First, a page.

The individual co-operative organizations in various
stages of development might be looked upon as
`instruments' to realize these overall prospects. The
selection of the correct applications to carry this out
is, of course, a matter for the individual co-operatives.
On the other hand, since the above values might also be
implemented by organizations other than co-operatives,
there must be some universality in the co-operative
instrumental values and principles in order to
differentiate between the co-operative way and other
methods of organization. I will return to this in the
final chapter about the ICA Co-operative Principles.
  
3. Economy for needs
--------------------------  
The basic aim of Co-operation to serve the needs of the
members, and in figurative sense the people, includes two
basic questions: (i) to which needs should co-operative
activities be oriented. (ii) how should co-operative
activities be organized to define and to satisfy these
needs?
  
3.1.    Needs of the majority
----------------------------------  
The answer to the first question should be, as it always
has been, in the context of ICA: the needs of the common
people as farmers, workers, wage earners, consumers,
producers, fishermen, savers, borrowers, etc. In other
words, the needs of the large groups of people, of the
majority. The co-operative way has also always had an
orientation to the weaker and the poorer part of the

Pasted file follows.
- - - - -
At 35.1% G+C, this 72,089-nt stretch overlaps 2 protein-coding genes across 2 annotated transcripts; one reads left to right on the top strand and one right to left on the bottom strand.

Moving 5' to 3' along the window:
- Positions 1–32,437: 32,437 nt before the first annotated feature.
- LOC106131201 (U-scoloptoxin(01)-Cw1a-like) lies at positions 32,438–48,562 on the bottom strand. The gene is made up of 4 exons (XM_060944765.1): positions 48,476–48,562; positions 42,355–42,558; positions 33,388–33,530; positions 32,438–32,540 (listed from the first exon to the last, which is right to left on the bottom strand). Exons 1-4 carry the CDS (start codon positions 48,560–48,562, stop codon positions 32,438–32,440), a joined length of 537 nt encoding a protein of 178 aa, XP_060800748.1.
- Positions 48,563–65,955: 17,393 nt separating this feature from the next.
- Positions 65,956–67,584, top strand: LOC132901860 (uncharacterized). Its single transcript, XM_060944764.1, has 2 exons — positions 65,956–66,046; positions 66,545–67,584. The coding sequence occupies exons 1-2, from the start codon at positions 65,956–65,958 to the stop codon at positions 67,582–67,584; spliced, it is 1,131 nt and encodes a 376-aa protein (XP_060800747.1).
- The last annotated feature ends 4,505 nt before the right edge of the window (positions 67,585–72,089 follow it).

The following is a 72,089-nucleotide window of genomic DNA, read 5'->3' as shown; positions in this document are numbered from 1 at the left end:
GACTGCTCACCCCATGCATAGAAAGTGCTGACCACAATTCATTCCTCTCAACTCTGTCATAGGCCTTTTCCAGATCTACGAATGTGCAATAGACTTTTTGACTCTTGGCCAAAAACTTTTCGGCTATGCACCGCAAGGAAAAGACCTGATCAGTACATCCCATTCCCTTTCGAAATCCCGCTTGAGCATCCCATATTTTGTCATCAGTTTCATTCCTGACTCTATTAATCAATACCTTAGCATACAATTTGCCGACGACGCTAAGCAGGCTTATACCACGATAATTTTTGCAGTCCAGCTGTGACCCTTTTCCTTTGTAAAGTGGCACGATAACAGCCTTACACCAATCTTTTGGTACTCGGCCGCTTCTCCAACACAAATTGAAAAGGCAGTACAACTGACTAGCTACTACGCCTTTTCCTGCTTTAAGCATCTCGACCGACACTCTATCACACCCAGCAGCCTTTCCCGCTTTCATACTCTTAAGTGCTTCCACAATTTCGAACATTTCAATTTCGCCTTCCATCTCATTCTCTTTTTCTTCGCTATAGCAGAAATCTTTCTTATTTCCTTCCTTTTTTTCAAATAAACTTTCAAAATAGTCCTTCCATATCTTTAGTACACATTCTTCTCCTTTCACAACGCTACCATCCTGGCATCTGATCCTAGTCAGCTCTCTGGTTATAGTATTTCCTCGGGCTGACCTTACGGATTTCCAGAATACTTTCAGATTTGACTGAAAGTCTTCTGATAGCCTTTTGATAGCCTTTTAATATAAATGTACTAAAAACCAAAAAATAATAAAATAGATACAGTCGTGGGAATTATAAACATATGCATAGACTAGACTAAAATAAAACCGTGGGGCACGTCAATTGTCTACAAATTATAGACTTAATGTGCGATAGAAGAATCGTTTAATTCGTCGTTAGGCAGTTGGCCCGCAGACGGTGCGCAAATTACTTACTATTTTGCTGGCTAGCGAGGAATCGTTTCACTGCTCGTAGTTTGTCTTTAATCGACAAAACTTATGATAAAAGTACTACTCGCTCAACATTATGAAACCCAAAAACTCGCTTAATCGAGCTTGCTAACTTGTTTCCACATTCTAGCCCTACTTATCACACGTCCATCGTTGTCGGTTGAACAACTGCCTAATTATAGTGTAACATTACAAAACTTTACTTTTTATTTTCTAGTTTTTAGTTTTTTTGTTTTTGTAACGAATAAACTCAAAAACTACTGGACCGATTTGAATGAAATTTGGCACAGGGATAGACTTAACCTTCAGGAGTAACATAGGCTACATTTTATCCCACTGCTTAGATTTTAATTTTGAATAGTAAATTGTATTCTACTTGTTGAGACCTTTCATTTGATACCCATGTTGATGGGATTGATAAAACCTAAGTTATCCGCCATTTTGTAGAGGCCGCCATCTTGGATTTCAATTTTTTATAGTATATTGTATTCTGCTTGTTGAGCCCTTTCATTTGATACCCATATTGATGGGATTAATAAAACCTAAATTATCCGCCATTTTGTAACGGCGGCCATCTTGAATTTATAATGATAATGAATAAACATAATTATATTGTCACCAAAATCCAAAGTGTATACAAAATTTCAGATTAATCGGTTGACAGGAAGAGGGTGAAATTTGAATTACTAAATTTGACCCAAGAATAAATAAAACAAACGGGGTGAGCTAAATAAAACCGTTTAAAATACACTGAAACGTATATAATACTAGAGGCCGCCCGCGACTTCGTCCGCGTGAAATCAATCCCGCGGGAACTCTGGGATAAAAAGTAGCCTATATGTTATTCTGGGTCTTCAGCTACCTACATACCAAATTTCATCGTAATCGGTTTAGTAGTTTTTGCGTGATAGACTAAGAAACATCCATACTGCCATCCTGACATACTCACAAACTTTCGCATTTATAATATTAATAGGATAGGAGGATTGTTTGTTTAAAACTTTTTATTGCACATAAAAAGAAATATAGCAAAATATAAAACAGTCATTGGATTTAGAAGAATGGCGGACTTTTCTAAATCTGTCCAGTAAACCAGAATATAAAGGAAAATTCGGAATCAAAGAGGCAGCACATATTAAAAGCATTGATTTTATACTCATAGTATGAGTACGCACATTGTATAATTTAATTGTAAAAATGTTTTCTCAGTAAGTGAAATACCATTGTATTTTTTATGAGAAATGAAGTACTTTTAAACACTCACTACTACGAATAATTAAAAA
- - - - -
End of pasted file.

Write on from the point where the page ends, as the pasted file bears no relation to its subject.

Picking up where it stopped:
population. This must be true also for the future in the
national and regional, as well as the global contexts. 
  
Traditionally, the co-operative way has not been a
concern for the wealthy, although, of course, they have
used it and are welcome to do so in the future. This will
probably become more frequent in those parts of the world
which are entering the post-industrial era.
  
3.2.    Efficient economy
------------------------------  
Turning to the second question, it goes without saying
that Co-operation is about efficient economic ways.
Sometimes the slogan "co-operatives for service, not for
profit" is looked upon as some kind of excuse for
economic inefficiency. Nothing could be more wrong. The
co-operative economic system is built upon people's
scarce savings, often those of relatively poor people,
and this gives the co-operative way a special
responsibility to economize with those resources. At the
same time, however, co-operative organizations must